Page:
Having worked in this industry for more than 20 years, I feel comfortable asserting that I have witnessed communications go though an astronomical transformation. Even—especially—within the satellite industry.
There has been an exponential growth in the amount of data that has been generated in some of the more complex uplink facilities. Even as recently as eight to ten years ago, a typical site required 256Kbps, at the most. Today, many of the offshore and onshore facilities Signalhorn supports for its energy customers require more than 4Mbps, and some as many as 8Mbps.
There have also been exponential technological advances in the way communications are managed at remote sites, as well as on the satellites, with more efficiency and faster throughput through deployment optimization. We’ve seen this use grow immensely over the last several years, despite some energy companies’ increasing desire to remotely automate and manage their sites.
Remote and deep-water platform operators are increasingly deploying advanced technologies on rigs, while reducing the number of crew required for each site. This reduction in manpower is driving new applications that allow for remote monitoring. However, simultaneously, such applications require more bandwidth. Some operators are investing more than a million dollars per rig in additional equipment for this remote management capability.
Another noticeable change is the focus on crew morale. Crew members want more than the ability to call friends and family on the phone—they expect Skype, social media, You Tube and other communication applications that consume large amounts of bandwidth. Providing these services to an entire crew becomes a bandwidth challenge for these operators. They must cope with the challenge of investing in additional bandwidth and optimization to ensure high crew morale and to attract and retain experienced and valuable personnel.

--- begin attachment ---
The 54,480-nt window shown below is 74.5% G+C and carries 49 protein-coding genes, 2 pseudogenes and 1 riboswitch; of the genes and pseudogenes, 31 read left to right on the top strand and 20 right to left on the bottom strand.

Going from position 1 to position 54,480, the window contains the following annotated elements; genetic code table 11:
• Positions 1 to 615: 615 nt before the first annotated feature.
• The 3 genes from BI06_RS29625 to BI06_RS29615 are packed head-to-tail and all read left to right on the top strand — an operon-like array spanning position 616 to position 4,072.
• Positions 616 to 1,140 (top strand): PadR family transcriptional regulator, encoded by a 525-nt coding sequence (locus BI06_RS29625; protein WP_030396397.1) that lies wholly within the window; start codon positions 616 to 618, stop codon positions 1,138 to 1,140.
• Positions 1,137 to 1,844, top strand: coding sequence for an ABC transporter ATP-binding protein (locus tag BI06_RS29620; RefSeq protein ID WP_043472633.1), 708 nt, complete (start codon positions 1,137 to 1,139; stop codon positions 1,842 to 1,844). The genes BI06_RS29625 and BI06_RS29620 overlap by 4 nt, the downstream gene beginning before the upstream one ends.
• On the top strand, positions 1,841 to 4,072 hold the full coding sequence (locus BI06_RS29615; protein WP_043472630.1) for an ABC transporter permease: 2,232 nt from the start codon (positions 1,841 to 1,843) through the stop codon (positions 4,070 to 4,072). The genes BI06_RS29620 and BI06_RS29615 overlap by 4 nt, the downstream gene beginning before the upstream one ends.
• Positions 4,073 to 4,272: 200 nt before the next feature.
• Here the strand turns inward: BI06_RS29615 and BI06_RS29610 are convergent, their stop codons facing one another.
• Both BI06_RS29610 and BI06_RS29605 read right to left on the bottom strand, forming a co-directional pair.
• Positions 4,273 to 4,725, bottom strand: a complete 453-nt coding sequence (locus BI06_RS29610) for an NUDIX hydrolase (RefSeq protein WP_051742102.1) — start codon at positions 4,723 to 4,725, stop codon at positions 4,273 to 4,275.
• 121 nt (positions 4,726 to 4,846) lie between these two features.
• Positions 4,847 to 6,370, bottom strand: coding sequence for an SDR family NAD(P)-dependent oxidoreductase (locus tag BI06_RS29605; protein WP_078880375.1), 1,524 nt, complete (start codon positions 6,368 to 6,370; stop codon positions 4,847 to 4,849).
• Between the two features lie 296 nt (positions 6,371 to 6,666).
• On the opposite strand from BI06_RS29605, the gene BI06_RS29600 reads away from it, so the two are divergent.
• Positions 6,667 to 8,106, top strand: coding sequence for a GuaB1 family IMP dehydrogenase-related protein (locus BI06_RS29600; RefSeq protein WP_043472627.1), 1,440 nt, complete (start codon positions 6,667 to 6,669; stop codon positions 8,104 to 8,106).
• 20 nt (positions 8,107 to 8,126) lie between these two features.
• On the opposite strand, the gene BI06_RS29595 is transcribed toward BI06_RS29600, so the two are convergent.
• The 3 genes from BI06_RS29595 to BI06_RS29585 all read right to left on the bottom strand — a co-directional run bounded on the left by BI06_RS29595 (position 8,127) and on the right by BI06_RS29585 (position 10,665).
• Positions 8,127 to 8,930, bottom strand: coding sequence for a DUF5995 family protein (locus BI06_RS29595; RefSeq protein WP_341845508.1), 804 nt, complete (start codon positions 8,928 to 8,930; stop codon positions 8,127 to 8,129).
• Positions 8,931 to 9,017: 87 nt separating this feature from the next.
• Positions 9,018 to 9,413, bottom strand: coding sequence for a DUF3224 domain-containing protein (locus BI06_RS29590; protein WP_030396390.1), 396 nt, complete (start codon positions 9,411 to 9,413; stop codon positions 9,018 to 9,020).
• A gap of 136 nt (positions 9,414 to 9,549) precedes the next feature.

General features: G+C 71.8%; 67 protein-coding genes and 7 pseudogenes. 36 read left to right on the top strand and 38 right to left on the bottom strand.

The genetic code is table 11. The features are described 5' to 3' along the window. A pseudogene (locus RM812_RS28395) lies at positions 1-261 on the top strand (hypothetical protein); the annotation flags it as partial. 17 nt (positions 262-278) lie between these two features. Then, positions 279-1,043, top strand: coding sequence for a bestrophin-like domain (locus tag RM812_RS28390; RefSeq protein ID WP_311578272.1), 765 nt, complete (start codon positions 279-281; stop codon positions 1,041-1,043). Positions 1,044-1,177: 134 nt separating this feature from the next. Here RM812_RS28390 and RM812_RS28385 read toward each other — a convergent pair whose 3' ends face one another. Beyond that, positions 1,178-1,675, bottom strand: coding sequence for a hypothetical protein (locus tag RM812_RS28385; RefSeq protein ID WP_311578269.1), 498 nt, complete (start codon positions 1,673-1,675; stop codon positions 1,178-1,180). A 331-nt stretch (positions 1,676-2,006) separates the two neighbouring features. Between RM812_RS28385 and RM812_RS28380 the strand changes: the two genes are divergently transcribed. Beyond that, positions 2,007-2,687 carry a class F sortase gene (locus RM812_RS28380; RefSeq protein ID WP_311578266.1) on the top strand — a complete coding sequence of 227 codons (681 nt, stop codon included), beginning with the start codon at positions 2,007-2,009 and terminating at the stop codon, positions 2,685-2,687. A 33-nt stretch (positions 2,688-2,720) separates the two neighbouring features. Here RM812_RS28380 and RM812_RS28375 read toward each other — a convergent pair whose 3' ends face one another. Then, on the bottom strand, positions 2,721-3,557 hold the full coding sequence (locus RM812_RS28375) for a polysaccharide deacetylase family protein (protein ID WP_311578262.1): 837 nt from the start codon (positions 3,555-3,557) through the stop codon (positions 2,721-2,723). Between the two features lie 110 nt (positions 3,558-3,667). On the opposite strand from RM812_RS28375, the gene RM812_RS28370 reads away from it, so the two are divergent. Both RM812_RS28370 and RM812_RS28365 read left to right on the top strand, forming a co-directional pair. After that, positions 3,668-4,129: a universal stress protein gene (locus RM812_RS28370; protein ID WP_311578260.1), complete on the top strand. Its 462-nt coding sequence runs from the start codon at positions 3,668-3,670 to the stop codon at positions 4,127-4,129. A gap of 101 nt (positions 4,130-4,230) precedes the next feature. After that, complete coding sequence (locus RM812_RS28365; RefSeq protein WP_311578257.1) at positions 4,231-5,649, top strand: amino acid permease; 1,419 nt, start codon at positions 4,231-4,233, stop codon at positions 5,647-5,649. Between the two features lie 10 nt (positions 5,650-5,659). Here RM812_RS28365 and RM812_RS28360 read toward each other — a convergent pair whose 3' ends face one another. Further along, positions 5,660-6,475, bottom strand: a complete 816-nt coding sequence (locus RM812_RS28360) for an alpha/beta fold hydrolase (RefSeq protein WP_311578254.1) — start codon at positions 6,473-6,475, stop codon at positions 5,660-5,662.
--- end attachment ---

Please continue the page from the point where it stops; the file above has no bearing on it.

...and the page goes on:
Safety requirements have also become more rigorous, partially as a result of the April 2010 oil spill in the Gulf of Mexico. Data replication, video CCTV and storage of critical data have become extremely important requirements for oil exploration companies.
Signalhorn anticipates that these new safety requirements will become the norm as governments continue to adopt new regulations requiring rig operators to manage data in a more secure and sophisticated manner. Such regulations will require management of data that is produced at the site and new regulations for storing data—on site and remotely—in a manner where information can be retrieved on demand. These regulations will improve safety standards but, at the same time, may become cost-prohibitive and possibly even cause some energy companies to reconsider the cost benefits of operating in remote regions.
Signalhorn is continually working with its customers to determine the optimal means of storing and managing their data to facilitate and streamline data retrieval when necessary. Part of the question going forward relates to the significant data storage requirements governing bodies are going to require oil exploration companies to maintain: will it be data gathered over the previous 24 hours, week, or year? Regulations continue to be developed regionally and we are gaining a better understand these requirements as they impact our customers.
Signalhorn also has innovative Cloud computing and Cybersecurity platforms, with pilots underway for our remote and deep-well operator customers. So far, the results are encouraging. However, while oil and gas customers are increasingly using this Cloud technology, we see little pickup when it comes to real-time drilling applications.